HARD NUMBERS

87: At the 500-day mark, President Trump’s approval rating among Republicans is 87 percent, the second highest “own party” rating for any president at this point in their term since World War II. Only George W. Bush, whose first term was defined by the events of 9/11, bests him.


20: Cable news outlets in the US devoted more than 20 times as much time to the scandal surrounding TV star Roseanne Barr’s tweets as they did reporting on a new report that suggests as many as 5,000 Puerto Rican citizens of the US may have died as a result of last year’s Hurricane Maria. Critics wondered, with good reason, whether such a large death toll on the mainland would have gotten similarly short shrift. Signal thinks not.

14: Last week, finance officials from 14 African countries discussed adopting the Chinese yuan as one of the currencies that their central banks hold. As China’s global investments grow, while misgivings about US dollar dominance mount, Beijing is keen to make its own currency an eventual rival to the dollar in international trade and finance.

6: North Korea’s vast mineral resources, including what might be the world’s largest rare earth deposit, are valued around $6 trillion, according to a South Korean think tank. That’s around 176 times the size of the country’s economy.

1: By the end of the year, China will rank first in the world in terms of investment in scientific research. While the Trump administration has movedto restricts foreign visas, China has an ambitious program to attract talent from abroad.

It was inevitable that Prime Minister Narendra Modi would make India's elections a referendum on Narendra Modi, and now that the vast majority of 600 million votes cast have been counted, it's clear he made the right call.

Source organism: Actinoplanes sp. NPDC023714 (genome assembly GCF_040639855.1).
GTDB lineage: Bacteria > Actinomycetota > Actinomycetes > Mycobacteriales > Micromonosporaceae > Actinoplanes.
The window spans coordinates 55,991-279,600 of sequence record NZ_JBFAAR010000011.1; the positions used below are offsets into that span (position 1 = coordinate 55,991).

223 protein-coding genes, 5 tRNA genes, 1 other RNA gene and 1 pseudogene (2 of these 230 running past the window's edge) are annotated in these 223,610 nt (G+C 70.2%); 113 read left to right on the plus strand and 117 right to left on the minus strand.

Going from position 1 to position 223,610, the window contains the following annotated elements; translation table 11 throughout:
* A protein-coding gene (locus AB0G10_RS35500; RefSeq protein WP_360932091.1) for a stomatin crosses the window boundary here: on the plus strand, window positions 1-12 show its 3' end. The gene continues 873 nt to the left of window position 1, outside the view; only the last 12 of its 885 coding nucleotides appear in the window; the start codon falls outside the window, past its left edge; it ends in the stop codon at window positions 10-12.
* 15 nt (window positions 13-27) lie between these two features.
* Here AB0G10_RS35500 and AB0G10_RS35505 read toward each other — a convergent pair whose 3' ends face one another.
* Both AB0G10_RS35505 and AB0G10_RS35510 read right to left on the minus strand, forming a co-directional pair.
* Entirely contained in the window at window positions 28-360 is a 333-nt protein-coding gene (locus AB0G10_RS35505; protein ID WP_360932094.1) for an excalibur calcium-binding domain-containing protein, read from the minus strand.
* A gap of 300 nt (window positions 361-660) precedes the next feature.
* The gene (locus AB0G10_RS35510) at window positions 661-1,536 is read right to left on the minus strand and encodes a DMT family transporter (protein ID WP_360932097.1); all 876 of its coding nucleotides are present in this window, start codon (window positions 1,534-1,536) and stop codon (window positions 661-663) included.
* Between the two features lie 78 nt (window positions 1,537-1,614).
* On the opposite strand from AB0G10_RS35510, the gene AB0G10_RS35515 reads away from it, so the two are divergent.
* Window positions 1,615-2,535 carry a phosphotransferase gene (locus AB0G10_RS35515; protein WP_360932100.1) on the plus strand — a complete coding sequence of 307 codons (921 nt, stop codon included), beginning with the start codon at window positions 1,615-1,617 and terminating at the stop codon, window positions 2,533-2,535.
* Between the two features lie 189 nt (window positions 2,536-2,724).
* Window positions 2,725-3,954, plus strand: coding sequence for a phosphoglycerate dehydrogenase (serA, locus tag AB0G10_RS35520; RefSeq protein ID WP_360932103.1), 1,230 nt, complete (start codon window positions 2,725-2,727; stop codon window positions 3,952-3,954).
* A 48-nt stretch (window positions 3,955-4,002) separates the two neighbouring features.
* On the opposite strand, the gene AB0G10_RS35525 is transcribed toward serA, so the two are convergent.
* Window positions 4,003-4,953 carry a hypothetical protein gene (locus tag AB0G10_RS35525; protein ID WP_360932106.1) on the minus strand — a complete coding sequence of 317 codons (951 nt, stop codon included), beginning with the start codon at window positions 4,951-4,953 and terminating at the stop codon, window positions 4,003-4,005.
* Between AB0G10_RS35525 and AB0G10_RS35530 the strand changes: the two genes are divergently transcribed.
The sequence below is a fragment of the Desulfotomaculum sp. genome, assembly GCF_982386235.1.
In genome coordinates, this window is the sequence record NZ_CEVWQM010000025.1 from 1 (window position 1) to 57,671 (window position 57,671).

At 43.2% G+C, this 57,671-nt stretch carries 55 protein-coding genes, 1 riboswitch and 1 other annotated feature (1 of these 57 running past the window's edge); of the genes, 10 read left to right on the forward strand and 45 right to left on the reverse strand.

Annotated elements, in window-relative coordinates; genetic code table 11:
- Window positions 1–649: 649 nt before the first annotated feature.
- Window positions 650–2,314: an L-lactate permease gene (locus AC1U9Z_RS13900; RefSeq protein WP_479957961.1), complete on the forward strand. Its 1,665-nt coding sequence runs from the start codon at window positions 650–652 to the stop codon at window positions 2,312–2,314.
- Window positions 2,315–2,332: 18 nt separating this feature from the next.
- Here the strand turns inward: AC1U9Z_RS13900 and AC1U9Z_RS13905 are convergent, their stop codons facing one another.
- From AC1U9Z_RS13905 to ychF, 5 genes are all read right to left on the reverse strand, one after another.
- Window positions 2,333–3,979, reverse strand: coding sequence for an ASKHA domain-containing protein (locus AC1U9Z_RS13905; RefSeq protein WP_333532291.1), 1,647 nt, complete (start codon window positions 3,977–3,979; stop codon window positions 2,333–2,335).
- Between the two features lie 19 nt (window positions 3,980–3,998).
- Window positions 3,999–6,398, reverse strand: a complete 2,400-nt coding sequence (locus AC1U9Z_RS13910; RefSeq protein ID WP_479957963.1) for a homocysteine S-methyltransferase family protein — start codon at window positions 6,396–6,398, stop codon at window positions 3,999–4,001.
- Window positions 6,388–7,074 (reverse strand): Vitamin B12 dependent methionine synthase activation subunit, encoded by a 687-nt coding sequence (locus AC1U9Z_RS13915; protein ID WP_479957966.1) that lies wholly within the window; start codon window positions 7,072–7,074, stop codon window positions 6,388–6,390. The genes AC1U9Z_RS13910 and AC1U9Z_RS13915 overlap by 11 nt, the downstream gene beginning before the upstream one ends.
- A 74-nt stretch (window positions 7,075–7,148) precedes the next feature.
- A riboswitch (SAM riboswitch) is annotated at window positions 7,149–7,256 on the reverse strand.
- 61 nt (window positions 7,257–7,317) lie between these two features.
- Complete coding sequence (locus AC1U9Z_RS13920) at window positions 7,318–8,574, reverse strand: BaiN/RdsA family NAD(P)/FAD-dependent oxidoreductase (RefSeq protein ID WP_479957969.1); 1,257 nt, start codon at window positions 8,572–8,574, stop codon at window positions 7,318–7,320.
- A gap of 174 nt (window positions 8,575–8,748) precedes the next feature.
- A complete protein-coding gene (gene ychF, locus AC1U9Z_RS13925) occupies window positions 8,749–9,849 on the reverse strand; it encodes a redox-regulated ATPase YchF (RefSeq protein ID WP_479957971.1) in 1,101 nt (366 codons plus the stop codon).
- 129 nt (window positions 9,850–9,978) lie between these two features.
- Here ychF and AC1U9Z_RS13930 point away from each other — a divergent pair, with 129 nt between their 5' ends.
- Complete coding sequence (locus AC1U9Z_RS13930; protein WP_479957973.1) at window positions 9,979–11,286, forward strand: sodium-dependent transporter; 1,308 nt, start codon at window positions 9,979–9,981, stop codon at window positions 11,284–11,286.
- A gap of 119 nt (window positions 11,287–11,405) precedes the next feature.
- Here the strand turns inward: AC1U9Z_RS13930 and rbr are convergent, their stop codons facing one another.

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Among the 23 men and women now seeking the Democratic Party's nomination to take on Donald Trump in next year's election, the frontrunner, at least for now, has spent half a century in politics. Former Vice President Joe Biden, first elected to the US Senate in 1972, is the very epitome of the American political establishment.

Yet, the dominant political trend in many democracies today is public rejection of traditional candidates and parties of the center-right and center-left in favor of new movements, voices, and messages. Consider the evidence from some recent elections:

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It's Friday, and Signal readers deserve at least one entirely upbeat news story.

José Obdulio Gaviria, a Colombian senator for the rightwing Democratic Center party, is an outspoken opponent of government attempts to make peace with the FARC rebel group after 50 years of conflict.

On his way into a meeting earlier this week, Gaviria collapsed. It was later reported that he had fainted as a result of low blood pressure probably caused by complications following recent open heart surgery.

A political rival, Senator Julian Gallo, quickly came to his rescue and revived him using resuscitation skills he learned as—irony alert—a FARC guerrilla. CPR applied by Gallo helped Gaviria regain consciousness, before another senator, who is also professional doctor, took over. Gaviria was taken to hospital and appears to have recovered.

Because some things will always be more important than politics.